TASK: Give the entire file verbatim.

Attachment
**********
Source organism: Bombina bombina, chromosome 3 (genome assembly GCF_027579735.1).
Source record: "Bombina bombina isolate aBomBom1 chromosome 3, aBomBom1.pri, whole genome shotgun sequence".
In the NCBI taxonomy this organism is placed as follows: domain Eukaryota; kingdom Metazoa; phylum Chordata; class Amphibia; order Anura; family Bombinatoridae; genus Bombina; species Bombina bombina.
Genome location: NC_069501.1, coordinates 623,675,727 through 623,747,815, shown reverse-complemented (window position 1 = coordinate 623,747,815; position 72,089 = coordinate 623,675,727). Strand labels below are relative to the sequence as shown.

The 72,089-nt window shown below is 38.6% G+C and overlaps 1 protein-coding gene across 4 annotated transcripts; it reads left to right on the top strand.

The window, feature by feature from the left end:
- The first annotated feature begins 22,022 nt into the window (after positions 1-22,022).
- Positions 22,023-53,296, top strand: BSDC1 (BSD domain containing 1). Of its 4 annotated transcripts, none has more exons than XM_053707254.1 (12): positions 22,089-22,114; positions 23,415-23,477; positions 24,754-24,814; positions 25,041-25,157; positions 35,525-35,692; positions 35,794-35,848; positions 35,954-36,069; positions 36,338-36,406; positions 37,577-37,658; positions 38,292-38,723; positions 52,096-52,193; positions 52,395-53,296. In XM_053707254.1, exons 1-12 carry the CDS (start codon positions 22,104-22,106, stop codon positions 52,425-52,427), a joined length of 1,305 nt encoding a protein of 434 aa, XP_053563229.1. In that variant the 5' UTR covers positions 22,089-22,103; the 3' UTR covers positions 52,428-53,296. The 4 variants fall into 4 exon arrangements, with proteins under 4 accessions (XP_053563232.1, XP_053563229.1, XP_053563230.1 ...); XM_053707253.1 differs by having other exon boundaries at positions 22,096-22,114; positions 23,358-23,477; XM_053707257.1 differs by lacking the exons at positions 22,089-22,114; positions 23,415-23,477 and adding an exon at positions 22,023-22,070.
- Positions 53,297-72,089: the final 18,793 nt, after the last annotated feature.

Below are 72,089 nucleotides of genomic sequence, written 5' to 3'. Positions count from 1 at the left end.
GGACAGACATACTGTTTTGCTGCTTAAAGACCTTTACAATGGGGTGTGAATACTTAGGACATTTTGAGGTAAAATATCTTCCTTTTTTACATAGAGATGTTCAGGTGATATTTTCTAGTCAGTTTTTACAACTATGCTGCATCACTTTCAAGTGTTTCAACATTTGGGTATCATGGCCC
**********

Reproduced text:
Source organism: Bombina bombina, chromosome 3 (genome assembly GCF_027579735.1).
Source record: "Bombina bombina isolate aBomBom1 chromosome 3, aBomBom1.pri, whole genome shotgun sequence".
In the NCBI taxonomy this organism is placed as follows: domain Eukaryota; kingdom Metazoa; phylum Chordata; class Amphibia; order Anura; family Bombinatoridae; genus Bombina; species Bombina bombina.
Genome location: NC_069501.1, coordinates 623,675,727 through 623,747,815, shown reverse-complemented (window position 1 = coordinate 623,747,815; position 72,089 = coordinate 623,675,727). Strand labels below are relative to the sequence as shown.

The 72,089-nt window shown below is 38.6% G+C and overlaps 1 protein-coding gene across 4 annotated transcripts; it reads left to right on the top strand.

The window, feature by feature from the left end:
- The first annotated feature begins 22,022 nt into the window (after positions 1-22,022).
- Positions 22,023-53,296, top strand: BSDC1 (BSD domain containing 1). Of its 4 annotated transcripts, none has more exons than XM_053707254.1 (12): positions 22,089-22,114; positions 23,415-23,477; positions 24,754-24,814; positions 25,041-25,157; positions 35,525-35,692; positions 35,794-35,848; positions 35,954-36,069; positions 36,338-36,406; positions 37,577-37,658; positions 38,292-38,723; positions 52,096-52,193; positions 52,395-53,296. In XM_053707254.1, exons 1-12 carry the CDS (start codon positions 22,104-22,106, stop codon positions 52,425-52,427), a joined length of 1,305 nt encoding a protein of 434 aa, XP_053563229.1. In that variant the 5' UTR covers positions 22,089-22,103; the 3' UTR covers positions 52,428-53,296. The 4 variants fall into 4 exon arrangements, with proteins under 4 accessions (XP_053563232.1, XP_053563229.1, XP_053563230.1 ...); XM_053707253.1 differs by having other exon boundaries at positions 22,096-22,114; positions 23,358-23,477; XM_053707257.1 differs by lacking the exons at positions 22,089-22,114; positions 23,415-23,477 and adding an exon at positions 22,023-22,070.
- Positions 53,297-72,089: the final 18,793 nt, after the last annotated feature.

Below are 72,089 nucleotides of genomic sequence, written 5' to 3'. Positions count from 1 at the left end.
GGACAGACATACTGTTTTGCTGCTTAAAGACCTTTACAATGGGGTGTGAATACTTAGGACATTTTGAGGTAAAATATCTTCCTTTTTTACATAGAGATGTTCAGGTGATATTTTCTAGTCAGTTTTTACAACTATGCTGCATCACTTTCAAGTGTTTCAACATTTGGGTATCATGGCCC